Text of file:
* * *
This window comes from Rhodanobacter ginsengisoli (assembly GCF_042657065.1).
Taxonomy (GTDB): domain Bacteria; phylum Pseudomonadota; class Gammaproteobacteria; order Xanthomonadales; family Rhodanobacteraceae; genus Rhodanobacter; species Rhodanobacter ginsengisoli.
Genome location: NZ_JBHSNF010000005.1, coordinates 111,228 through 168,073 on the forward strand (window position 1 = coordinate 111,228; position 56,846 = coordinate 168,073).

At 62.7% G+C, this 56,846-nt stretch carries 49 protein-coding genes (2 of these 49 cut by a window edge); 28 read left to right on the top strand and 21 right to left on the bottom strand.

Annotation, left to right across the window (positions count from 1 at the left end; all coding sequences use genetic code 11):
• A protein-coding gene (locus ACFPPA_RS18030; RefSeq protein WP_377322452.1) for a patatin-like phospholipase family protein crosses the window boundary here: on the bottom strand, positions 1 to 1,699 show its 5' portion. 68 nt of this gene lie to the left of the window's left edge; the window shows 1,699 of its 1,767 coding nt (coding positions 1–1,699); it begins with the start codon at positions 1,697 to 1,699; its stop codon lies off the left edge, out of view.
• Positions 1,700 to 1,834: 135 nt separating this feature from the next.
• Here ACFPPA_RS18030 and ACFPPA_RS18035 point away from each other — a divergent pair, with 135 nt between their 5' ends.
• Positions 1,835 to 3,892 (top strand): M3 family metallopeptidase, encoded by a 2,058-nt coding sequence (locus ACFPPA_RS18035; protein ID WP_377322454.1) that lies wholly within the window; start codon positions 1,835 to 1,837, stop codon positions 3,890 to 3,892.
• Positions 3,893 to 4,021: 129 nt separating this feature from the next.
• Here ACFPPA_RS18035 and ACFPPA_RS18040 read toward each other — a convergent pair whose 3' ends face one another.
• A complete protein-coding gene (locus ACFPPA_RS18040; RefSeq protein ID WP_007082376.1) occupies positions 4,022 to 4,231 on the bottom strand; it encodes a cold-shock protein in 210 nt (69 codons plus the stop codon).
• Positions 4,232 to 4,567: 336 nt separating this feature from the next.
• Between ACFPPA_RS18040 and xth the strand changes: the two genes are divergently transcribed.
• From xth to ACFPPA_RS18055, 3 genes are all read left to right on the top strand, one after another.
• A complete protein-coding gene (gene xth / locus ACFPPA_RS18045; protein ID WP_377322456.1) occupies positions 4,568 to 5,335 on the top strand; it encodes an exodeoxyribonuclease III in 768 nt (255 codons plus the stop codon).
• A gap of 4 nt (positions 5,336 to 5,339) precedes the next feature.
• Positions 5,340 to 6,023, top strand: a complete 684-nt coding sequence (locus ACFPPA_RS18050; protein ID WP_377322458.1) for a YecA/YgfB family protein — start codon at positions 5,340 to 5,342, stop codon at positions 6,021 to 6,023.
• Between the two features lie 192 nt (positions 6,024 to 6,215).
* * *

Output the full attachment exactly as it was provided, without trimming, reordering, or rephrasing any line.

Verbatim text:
This window comes from Rhodanobacter ginsengisoli (assembly GCF_042657065.1).
Taxonomy (GTDB): domain Bacteria; phylum Pseudomonadota; class Gammaproteobacteria; order Xanthomonadales; family Rhodanobacteraceae; genus Rhodanobacter; species Rhodanobacter ginsengisoli.
Genome location: NZ_JBHSNF010000005.1, coordinates 111,228 through 168,073 on the forward strand (window position 1 = coordinate 111,228; position 56,846 = coordinate 168,073).

At 62.7% G+C, this 56,846-nt stretch carries 49 protein-coding genes (2 of these 49 cut by a window edge); 28 read left to right on the top strand and 21 right to left on the bottom strand.

Annotation, left to right across the window (positions count from 1 at the left end; all coding sequences use genetic code 11):
• A protein-coding gene (locus ACFPPA_RS18030; RefSeq protein WP_377322452.1) for a patatin-like phospholipase family protein crosses the window boundary here: on the bottom strand, positions 1 to 1,699 show its 5' portion. 68 nt of this gene lie to the left of the window's left edge; the window shows 1,699 of its 1,767 coding nt (coding positions 1–1,699); it begins with the start codon at positions 1,697 to 1,699; its stop codon lies off the left edge, out of view.
• Positions 1,700 to 1,834: 135 nt separating this feature from the next.
• Here ACFPPA_RS18030 and ACFPPA_RS18035 point away from each other — a divergent pair, with 135 nt between their 5' ends.
• Positions 1,835 to 3,892 (top strand): M3 family metallopeptidase, encoded by a 2,058-nt coding sequence (locus ACFPPA_RS18035; protein ID WP_377322454.1) that lies wholly within the window; start codon positions 1,835 to 1,837, stop codon positions 3,890 to 3,892.
• Positions 3,893 to 4,021: 129 nt separating this feature from the next.
• Here ACFPPA_RS18035 and ACFPPA_RS18040 read toward each other — a convergent pair whose 3' ends face one another.
• A complete protein-coding gene (locus ACFPPA_RS18040; RefSeq protein ID WP_007082376.1) occupies positions 4,022 to 4,231 on the bottom strand; it encodes a cold-shock protein in 210 nt (69 codons plus the stop codon).
• Positions 4,232 to 4,567: 336 nt separating this feature from the next.
• Between ACFPPA_RS18040 and xth the strand changes: the two genes are divergently transcribed.
• From xth to ACFPPA_RS18055, 3 genes are all read left to right on the top strand, one after another.
• A complete protein-coding gene (gene xth / locus ACFPPA_RS18045; protein ID WP_377322456.1) occupies positions 4,568 to 5,335 on the top strand; it encodes an exodeoxyribonuclease III in 768 nt (255 codons plus the stop codon).
• A gap of 4 nt (positions 5,336 to 5,339) precedes the next feature.
• Positions 5,340 to 6,023, top strand: a complete 684-nt coding sequence (locus ACFPPA_RS18050; protein ID WP_377322458.1) for a YecA/YgfB family protein — start codon at positions 5,340 to 5,342, stop codon at positions 6,021 to 6,023.
• Between the two features lie 192 nt (positions 6,024 to 6,215).